I like the classic, function-over-form design of this heater. Simple, clear, chunky controls and nothing included that isn’t needed. Less is usually more.
This 1980s heater, although very well made and clearly designed with longevity and repair in mind was a little bit, er smoky.
It appeared that the fan wasn’t running and the smoke was coming from old dust which had settled inside the machine. I don’t think that the heater had been used in many years.
The heater came apart very easily, just three self-tapping screws holding the sides together to the main shell.
On first examination that the shell was out of shape and that it had come in to contact with the fan itself, forcing it to far down the motor shaft on to the motor body. So, all that would be needed would be reposition the fan and re-shape the outer heater shell, a simple fix then. Not quite.
The motor did not spin easily and even with a little penetrating oil on it, it was turning slowly, with the mains applied.
The motor was an induction type, with no brushes and didn’t obviously have anything restricting the motor’s spin. I know that even apparently clean motor parts can have deposits of unseen oil and muck that can stop an otherwise good motor from working properly. In situations like this, I tend to use brake cleaner or similar to break down the dirt. Once cleaned, just a couple of drops of sewing machine oil on the moving parts and that usually cures things. I was in luck and after performing a mild service on the motor, it was spinning at full speed once again. Quite literally warming.
With the parts all back together, the heater was ready to run for many years to come.
Cost of replacement: £15.00 Cost of repair: £0.00, one cup of tea and a Bourbon.
GHD hair straighteners are a premium product which retail for a minimum of £100 in the UK. However, over time they suffer from common annoying faults which cause owners to condemn the set they have.
This set of straighteners presented ‘as working’ when first switched on. After warming up, hair straightening temperature was reached within the normal time. However, after 5 minutes of use, the temperature reduced and failed to re-heat in a reasonable time. Leaving the straighteners to cool completely would effectively reset the problem, only for the cycle to repeat again.
GHD faults are well documented on YouTube and the fault turned out to be a faulty thermocouple or thermofuse, which should regulate the temperature and cut power in the event of a fault. They do however wear out and this set of straighteners was no exception.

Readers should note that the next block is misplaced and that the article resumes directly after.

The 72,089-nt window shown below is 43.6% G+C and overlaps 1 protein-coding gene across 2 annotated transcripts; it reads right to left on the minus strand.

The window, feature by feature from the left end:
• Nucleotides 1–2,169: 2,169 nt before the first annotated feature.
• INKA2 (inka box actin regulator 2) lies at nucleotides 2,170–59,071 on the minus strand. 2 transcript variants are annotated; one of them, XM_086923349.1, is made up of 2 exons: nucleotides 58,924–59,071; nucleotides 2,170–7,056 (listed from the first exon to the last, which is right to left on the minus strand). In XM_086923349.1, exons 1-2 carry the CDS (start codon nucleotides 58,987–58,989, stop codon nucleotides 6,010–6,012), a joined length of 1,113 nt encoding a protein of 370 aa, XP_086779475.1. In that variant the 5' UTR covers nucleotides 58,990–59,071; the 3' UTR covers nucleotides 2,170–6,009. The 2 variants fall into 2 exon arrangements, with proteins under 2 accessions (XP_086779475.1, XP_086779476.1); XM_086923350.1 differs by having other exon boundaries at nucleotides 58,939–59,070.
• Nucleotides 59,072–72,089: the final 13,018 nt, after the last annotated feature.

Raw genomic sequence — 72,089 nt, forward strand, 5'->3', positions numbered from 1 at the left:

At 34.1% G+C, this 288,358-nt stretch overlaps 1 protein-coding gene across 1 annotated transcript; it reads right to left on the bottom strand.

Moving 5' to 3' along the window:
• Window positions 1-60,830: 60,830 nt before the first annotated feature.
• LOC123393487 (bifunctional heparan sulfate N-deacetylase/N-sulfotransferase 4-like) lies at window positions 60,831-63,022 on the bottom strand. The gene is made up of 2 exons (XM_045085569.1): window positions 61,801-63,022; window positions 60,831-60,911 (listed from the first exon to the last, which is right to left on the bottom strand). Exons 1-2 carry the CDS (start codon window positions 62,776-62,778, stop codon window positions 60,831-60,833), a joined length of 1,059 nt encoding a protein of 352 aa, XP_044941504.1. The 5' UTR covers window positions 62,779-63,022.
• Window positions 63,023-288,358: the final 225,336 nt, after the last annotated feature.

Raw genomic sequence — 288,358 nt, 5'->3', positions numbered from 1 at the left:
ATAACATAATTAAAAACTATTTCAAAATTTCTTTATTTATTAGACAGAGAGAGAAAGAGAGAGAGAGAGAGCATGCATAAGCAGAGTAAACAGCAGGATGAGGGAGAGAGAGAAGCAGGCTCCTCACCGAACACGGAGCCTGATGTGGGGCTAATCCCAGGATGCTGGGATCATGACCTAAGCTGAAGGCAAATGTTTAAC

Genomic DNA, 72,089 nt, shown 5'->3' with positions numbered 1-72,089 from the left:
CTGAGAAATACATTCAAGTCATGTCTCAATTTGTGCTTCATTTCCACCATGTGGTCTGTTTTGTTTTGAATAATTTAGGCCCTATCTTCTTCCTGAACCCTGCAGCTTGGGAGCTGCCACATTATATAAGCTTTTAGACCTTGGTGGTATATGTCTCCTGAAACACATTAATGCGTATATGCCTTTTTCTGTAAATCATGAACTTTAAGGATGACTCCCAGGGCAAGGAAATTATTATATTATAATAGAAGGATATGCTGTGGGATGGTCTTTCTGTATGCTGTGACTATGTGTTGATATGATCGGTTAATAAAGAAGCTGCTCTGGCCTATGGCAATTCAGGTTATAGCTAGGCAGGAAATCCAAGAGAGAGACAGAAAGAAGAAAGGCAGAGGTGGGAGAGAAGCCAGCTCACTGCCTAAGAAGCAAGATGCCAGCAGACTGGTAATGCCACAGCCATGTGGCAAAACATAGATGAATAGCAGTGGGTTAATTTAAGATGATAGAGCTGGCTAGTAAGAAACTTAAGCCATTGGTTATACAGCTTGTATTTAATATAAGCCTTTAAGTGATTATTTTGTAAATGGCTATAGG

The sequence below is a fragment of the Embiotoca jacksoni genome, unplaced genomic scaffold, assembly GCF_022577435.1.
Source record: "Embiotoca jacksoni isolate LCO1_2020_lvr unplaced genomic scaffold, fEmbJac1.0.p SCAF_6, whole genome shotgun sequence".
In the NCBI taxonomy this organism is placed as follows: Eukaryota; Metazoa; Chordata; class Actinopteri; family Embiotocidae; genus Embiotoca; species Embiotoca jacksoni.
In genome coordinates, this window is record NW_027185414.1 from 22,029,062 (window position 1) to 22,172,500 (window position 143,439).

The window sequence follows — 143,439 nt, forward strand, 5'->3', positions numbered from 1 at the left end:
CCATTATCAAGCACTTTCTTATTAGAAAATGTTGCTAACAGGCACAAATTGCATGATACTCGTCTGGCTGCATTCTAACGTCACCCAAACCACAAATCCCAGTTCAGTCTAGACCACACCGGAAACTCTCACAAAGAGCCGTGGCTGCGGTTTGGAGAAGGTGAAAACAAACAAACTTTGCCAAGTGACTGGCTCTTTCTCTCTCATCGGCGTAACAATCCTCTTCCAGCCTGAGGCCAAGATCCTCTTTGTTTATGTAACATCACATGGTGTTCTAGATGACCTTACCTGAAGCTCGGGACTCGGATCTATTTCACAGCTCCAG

After dismantling, the thermal fuse was replaced for £2.70. The whole job took half an hour and saved the owner nearly £100 on a replacement.
This machine is our very own, which decided to stop drying clothes. Everything seemed to work; the drum was going around, the timer was working and nothing sounded out of sorts, but it started taking longer and longer to dry clothes. In short, it wasn’t well.
This particular model is well documented online as it’s the same one with a world-wide model recall. Fortunately, Hotpoint/ Indesit/ Creda/ Ariston have an excellent recall process and information service. In fact if you’re concerned about yours, please visit http://www.hotpointservice.co.uk/safety-notices/ to see if your machine is listed. This machine had been modified and was cleared safe for use.
Anyway, it was time to dig out the tools. There’s not much to a tumble dryer really, the most expensive and important part being the motor, which in this case was fine. Having tested the heating elements for suitable resistance, it was time to check the wiring, which also tested fine.
Since the machine would heat up and then cool, it suggested a temperature control system fault. This machine has three temperature sensors; one in the exhaust and two on the back of the heater, the latter two to act as heat control and safety cut out.
If you’re still reading, it turned out that the exhaust thermostat sensor was at fault. Once it has allowed a brief heat cycle, it would shut down for ages. It had excess temperature switch ‘hysteresis’. The spare part was about £12, so versus the cost of a replacement machine at about £170, it was well worth spending time on the machine.